Foster Gunnison Jr.

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Foster Gunnison Jr.
Born1925 (1925)
Died1994(1994-00-00) (aged 68–69)
Alma materColumbia University (BA)
Trinity College (MA)
Known forThe Foster Gunnison Papers
MovementLGBT rights

Foster Gunnison Jr. (1925–1994) was an American LGBT rights activist who collected a substantial archive of LGBT history and activism in Hartford, Connecticut.[1] Following Gunnison's death, his family donated the archive to the University of Connecticut's Archives and Special Collections.[2]

Born in 1925 in the upscale suburb of Bronxville, New York, Gunnison came from a privileged background. His father, Foster Gunnison Sr, was a founder of the prefabricated homes industry in the United States. Gunnison Jr. enrolled in Haverford College and transferred to Columbia University, graduating in 1949. He moved to Connecticut in 1955 to attend Trinity College, where he earned master's degrees in psychology and philosophy.[3]

Gunnison joined the Mattachine Society in 1964.[1] From 1965 to 1969, he collected the office and conference records of the North American Conference of Homophile Organizations (NACHO) and the Eastern Regional Conference of Homophile Organizations (ERCHO). Other collection highlights included the papers of Morris Kight and of the Barbershop Harmony Society, along with railroad memorabilia, posters, serials, and his own personal correspondence.[2][4] Gunnison founded his own organization, the Institute for Social Ethics, which he described as a "libertarian-oriented research facility and think tank for controversial social issues." He published the pamphlet An Introduction to the Homophile Movement (1967).[3]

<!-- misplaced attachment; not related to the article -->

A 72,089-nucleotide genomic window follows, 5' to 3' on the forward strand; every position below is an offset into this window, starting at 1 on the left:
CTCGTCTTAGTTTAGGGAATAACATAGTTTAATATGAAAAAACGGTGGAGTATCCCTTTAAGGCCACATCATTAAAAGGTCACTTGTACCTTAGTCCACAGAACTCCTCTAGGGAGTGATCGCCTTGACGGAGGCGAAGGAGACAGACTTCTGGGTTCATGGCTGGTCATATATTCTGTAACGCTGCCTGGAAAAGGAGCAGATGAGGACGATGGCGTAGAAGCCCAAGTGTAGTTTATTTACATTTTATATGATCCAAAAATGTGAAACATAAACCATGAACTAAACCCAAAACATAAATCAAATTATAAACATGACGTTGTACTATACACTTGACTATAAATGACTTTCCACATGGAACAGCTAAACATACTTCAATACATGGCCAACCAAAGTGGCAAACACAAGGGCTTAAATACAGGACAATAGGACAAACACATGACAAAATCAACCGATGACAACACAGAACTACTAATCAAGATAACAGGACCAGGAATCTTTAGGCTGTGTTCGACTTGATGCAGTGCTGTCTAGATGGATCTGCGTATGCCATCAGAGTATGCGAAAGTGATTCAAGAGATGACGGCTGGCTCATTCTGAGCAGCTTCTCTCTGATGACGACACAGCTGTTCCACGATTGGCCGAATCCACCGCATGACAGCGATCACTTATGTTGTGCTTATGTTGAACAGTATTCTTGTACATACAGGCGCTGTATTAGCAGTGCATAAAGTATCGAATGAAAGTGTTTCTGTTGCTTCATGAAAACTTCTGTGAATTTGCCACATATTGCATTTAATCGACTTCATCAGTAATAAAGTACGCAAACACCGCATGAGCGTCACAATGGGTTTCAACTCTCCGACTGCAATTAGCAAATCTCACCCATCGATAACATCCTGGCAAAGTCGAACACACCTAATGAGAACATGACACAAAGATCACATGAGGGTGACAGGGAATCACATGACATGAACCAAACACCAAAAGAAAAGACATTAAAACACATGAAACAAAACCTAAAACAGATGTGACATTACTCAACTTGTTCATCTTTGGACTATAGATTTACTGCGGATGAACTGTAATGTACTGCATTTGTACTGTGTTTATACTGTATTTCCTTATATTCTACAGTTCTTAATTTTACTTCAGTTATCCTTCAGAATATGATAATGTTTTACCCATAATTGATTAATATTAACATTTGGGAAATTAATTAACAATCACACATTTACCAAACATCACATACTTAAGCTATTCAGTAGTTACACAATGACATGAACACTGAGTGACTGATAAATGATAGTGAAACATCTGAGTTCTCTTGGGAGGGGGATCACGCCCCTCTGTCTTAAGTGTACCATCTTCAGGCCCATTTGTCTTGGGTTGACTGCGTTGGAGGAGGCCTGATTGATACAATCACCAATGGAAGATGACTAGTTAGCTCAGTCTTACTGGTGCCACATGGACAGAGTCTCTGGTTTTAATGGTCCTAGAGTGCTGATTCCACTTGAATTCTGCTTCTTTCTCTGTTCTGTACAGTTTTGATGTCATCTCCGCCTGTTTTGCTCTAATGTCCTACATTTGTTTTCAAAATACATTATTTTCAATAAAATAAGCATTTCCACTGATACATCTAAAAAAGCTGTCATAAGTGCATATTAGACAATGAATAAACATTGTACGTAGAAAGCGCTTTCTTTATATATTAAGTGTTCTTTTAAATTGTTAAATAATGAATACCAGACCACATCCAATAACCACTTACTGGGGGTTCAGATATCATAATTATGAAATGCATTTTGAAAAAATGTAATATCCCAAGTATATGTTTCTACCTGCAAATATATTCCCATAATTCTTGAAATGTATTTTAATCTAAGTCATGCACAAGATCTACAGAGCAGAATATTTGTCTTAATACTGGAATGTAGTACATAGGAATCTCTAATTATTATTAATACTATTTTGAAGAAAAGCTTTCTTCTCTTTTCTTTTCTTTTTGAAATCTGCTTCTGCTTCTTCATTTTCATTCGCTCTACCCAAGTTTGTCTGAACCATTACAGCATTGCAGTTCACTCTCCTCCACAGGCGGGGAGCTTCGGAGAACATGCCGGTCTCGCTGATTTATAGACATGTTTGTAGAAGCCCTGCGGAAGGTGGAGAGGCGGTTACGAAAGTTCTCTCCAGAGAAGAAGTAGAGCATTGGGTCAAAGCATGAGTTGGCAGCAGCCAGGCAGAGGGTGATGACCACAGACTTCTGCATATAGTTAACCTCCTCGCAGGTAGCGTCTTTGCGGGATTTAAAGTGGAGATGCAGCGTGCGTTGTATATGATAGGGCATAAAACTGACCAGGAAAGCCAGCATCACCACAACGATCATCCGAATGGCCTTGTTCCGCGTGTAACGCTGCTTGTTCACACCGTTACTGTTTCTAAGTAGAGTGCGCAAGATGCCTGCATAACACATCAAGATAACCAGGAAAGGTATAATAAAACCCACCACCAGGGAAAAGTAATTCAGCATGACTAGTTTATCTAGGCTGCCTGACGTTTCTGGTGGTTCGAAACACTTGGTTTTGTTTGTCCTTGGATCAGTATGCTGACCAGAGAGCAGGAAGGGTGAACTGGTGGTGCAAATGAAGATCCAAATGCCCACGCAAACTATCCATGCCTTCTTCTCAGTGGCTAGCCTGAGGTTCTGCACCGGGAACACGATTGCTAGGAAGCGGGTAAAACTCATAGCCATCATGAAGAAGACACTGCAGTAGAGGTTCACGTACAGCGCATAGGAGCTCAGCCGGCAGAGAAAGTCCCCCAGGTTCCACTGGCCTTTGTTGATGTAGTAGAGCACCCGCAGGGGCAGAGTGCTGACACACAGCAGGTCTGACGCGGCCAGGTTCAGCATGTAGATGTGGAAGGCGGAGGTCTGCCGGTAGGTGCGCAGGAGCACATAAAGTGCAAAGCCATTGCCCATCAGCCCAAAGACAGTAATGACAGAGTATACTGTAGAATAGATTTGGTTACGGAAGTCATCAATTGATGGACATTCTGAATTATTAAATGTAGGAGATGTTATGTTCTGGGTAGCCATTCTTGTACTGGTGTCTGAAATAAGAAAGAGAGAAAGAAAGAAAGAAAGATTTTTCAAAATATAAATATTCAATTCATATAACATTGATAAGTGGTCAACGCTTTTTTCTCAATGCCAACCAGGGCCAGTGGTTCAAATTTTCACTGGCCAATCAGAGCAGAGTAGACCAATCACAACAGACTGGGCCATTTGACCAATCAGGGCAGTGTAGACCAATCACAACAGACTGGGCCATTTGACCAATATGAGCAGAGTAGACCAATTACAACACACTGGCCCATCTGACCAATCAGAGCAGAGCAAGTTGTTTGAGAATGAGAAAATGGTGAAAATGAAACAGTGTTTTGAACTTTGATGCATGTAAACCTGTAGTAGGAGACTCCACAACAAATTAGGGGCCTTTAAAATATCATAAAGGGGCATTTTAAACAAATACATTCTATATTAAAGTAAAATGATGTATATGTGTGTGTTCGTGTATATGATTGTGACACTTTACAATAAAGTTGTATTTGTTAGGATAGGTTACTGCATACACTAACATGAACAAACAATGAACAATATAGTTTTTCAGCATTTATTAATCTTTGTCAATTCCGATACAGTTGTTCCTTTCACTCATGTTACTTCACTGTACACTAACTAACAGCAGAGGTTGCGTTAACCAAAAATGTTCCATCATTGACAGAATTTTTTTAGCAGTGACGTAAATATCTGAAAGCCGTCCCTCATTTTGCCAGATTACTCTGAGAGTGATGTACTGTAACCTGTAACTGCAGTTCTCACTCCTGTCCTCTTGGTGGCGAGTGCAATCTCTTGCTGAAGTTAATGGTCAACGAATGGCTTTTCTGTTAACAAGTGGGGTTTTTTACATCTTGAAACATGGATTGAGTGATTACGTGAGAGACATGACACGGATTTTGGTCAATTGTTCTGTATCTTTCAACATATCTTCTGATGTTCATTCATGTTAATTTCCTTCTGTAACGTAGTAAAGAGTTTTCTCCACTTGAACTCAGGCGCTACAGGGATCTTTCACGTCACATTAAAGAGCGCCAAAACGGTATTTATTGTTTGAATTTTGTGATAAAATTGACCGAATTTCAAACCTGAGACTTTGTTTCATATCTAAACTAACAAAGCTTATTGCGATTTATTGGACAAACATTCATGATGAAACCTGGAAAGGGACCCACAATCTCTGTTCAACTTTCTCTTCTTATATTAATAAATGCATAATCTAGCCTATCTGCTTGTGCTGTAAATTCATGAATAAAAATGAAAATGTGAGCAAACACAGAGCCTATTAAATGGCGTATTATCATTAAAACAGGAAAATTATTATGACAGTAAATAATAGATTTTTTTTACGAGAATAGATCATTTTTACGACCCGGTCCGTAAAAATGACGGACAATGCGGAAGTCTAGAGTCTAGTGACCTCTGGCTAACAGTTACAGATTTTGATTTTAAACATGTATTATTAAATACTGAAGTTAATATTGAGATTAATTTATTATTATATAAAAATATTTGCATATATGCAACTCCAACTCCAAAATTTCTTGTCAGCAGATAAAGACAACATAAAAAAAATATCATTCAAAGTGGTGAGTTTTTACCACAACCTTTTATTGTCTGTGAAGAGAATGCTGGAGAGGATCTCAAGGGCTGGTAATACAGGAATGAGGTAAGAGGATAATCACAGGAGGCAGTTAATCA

Starting in the 1970s, Gunnison also became interested in smokers' rights, founding the American Puffer Alliance in 1984.[3]

Gunnison died of a heart attack in January 1994 in Hartford. He was 68 years old.[2]


  1. ^ a b McGraw, Charles (2008). "The Papers of Foster Gunnison, Jr, and the Politics of Queer Preservation". History Workshop Journal. 65 (65): 179–187. doi:10.1093/hwj/dbm074. ISSN 1363-3554. JSTOR 25472980. PMID 19618565.
  2. ^ a b c Morago, Greg (1999-10-24). "Out to Help the Cause". The Hartford Courant. Retrieved 2021-01-29.
  3. ^ a b c "Finding Aid to Collection: Foster Gunnison, Jr. Papers | UConn Archives & Special Collections ArchivesSpace". 2007. Retrieved 2021-01-30.
  4. ^ Duberman, Martin B (2019). Stonewall: the definitive story of the LGBTQ rights uprising that changed America. ISBN 978-0-593-08398-7. OCLC 1083706879.

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